NEW YORK, Feb 3 — ExxonMobil and Chevron reported lower but still strong profits Friday as they push ahead with hefty shareholder payouts and major acquisitions.

The two biggest US oil companies, which have similar profiles and strategies, both saw fourth-quarter profits dip amid lower commodity prices, especially for natural gas.

But both companies still scored mammoth full-year earnings: US$36 billion (RM169.8 billion) at ExxonMobil and US$21.4 billion at Chevron.

Those are below the record profits of 2022, which benefited from a spike in crude prices following Russia’s invasion of Ukraine, but robust enough to enable significant increases in dividends and share buybacks.


“In 2023, we returned more cash to shareholders and produced more oil and natural gas than any year in the company’s history,” said Chevron Chief Executive Mike Wirth of an 18 per cent jump in payouts to US$26 billion.

ExxonMobil, which has added some low-carbon ventures to its oil and natural gas-dominated profile, reported fourth-quarter profits of US$7.6 billion, down 40 per cent from the year-ago period.

Revenues declined 11.6 per cent to US$84.3 billion.


The oil giant scored production increases in Guyana and the Permian Basin in the United States, two of its targeted prospects that have offset the effect of other divestitures.

Besides somewhat weaker commodity prices, the 2023 period was also negatively affected by a US$2.0 billion impairment related to an idled offshore California upstream project that the company has been unable to restart due to “continuing challenges in the state regulatory environment,” it said.

Better days at ExxonMobil

ExxonMobil shares have recovered their mojo after a difficult period a few years ago when Wall Street questioned aggressive investments that saw the company build debt. In August 2020, ExxonMobil was removed from the prestigious Dow index.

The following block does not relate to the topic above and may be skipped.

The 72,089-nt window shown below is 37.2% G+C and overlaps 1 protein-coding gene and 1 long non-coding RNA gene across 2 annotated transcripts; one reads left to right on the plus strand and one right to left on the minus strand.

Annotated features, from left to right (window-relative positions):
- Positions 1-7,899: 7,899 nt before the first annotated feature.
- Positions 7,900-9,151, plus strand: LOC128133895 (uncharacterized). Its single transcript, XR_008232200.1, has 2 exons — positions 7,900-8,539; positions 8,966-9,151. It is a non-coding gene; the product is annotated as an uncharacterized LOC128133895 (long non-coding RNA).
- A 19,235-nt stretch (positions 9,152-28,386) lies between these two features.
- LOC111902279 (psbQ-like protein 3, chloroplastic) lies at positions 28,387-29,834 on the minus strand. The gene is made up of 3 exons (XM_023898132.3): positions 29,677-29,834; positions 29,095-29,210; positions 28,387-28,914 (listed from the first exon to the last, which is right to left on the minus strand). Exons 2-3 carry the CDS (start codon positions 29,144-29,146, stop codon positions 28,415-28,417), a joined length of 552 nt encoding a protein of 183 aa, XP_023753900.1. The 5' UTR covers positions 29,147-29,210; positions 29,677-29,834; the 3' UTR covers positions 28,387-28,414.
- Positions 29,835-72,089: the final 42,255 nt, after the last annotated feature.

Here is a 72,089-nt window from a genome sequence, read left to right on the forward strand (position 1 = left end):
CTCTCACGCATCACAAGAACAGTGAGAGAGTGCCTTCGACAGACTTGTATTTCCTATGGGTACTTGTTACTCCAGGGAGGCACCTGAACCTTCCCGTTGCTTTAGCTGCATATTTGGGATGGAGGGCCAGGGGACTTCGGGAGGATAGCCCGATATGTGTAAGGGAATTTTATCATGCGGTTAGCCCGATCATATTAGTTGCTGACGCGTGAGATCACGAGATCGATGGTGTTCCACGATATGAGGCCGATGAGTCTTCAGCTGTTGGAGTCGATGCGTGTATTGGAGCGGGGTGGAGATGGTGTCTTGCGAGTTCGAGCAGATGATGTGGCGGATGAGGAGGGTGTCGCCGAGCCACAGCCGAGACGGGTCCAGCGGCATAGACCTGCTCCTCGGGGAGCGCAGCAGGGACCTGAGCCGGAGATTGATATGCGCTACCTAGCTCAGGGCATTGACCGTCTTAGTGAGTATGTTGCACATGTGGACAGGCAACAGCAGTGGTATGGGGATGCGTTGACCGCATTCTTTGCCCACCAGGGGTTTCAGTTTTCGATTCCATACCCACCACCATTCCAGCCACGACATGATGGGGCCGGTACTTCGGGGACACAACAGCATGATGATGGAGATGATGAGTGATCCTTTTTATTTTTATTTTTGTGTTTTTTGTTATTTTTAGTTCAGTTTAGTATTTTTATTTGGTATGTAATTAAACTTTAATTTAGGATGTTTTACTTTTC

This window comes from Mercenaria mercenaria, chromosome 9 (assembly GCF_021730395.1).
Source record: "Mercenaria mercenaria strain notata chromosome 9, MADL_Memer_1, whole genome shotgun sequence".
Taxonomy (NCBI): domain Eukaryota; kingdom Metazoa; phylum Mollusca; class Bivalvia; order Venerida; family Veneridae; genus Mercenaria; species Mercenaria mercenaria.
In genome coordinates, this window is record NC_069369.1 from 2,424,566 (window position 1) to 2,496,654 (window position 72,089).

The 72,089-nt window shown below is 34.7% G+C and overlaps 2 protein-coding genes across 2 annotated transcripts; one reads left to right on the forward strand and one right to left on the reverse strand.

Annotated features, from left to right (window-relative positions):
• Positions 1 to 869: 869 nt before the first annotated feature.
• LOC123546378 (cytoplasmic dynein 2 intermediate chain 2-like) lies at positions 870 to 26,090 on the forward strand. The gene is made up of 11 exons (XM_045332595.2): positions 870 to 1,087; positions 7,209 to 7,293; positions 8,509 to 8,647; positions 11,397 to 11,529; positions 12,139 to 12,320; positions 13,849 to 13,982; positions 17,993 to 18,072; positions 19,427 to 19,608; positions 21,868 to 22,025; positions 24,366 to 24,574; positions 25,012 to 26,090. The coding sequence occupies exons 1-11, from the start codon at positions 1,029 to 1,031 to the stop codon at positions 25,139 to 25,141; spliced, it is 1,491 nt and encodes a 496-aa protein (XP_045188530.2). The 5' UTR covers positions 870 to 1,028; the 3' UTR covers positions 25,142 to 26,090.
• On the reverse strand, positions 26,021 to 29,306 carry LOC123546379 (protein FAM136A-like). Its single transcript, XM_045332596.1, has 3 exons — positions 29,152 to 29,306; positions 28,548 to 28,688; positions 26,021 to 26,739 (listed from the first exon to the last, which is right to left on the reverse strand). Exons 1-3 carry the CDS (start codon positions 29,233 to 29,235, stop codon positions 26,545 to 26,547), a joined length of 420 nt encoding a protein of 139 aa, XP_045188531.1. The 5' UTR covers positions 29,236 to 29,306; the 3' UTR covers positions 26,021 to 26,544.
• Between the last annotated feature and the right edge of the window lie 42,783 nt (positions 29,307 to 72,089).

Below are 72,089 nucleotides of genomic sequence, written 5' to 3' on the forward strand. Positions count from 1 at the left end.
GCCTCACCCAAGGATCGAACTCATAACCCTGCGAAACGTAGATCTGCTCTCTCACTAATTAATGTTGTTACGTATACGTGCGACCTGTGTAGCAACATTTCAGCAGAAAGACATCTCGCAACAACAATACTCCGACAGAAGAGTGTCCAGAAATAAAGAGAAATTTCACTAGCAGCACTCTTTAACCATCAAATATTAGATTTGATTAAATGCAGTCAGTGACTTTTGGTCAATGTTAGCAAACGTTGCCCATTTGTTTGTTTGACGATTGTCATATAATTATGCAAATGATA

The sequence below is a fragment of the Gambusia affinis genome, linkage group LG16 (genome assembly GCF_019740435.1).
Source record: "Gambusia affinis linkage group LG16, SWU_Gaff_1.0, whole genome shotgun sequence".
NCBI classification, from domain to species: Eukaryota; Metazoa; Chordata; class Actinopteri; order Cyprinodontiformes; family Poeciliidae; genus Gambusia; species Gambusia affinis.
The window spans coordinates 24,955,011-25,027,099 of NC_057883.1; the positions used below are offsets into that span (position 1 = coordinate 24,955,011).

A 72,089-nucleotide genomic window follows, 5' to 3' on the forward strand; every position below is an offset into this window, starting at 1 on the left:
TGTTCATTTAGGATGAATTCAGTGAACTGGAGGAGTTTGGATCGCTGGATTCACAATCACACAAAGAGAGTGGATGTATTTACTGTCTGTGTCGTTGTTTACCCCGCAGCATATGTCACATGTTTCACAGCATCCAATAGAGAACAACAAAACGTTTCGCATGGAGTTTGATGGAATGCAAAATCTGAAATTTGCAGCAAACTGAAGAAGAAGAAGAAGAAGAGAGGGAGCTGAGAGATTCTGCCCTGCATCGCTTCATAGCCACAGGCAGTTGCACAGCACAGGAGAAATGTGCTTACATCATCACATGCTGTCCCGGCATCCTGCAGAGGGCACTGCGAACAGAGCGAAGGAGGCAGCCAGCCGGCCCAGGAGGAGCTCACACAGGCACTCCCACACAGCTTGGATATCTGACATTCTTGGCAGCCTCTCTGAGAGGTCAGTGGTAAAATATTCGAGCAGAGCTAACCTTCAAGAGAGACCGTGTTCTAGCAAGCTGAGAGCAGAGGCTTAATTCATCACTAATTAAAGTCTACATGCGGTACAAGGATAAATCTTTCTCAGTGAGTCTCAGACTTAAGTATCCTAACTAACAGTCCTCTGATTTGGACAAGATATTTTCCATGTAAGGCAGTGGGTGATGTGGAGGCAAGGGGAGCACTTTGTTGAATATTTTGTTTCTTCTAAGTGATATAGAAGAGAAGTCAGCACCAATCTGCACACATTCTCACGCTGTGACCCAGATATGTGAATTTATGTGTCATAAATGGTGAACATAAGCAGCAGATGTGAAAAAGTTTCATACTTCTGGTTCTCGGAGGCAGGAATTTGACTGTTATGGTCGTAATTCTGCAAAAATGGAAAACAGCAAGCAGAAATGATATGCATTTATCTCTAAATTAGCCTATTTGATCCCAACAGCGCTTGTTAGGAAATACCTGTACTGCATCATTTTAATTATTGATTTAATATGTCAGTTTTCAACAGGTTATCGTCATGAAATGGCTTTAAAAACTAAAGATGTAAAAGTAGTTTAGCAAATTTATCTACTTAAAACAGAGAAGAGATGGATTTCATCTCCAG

But as ExxonMobil has advanced Guyana and the Permian against a more favourable commodity price environment, profits have soared.

Chief Executive Darren Woods described the company as well positioned.

“Our consistent strategy and execution excellence across the business delivered industry-leading earnings and enabled us to return more cash to shareholders than our peers in 2023,” Woods said in a statement.

In 2023, ExxonMobil returned US$32.4 billion to shareholders in dividends and share repurchases, up almost nine per cent from the year-ago level.

ExxonMobil said it expects its takeover of shale producer Pioneer Natural Resources for about US$60 billion to close in the second quarter.

US antitrust officials have sought more info on the deal, but ExxonMobil has expressed confidence it will close.

At Chevron, which is smaller than ExxonMobil, fourth-quarter profits of US$2.3 billion were down 65 per cent from the year-ago period, while revenues fell 16 per cent to US$47.2 billion.

Chevron also pointed to growth in the Permian Basin and described its US$53 billion acquisition of Hess as on track. The deal was announced less than two weeks after the ExxonMobil-Pioneer deal.

Chevron’s results were dented by a US$1.8 billion impairment on California assets in which “continuing regulatory challenges” will reduce investment.

Chevron also booked US$1.9 billion in decommissioning costs from previously sold assets in the Gulf of Mexico.

Shares of ExxonMobil rose 0.6 per cent after midday, while Chevron gained 2.5 per cent. — AFP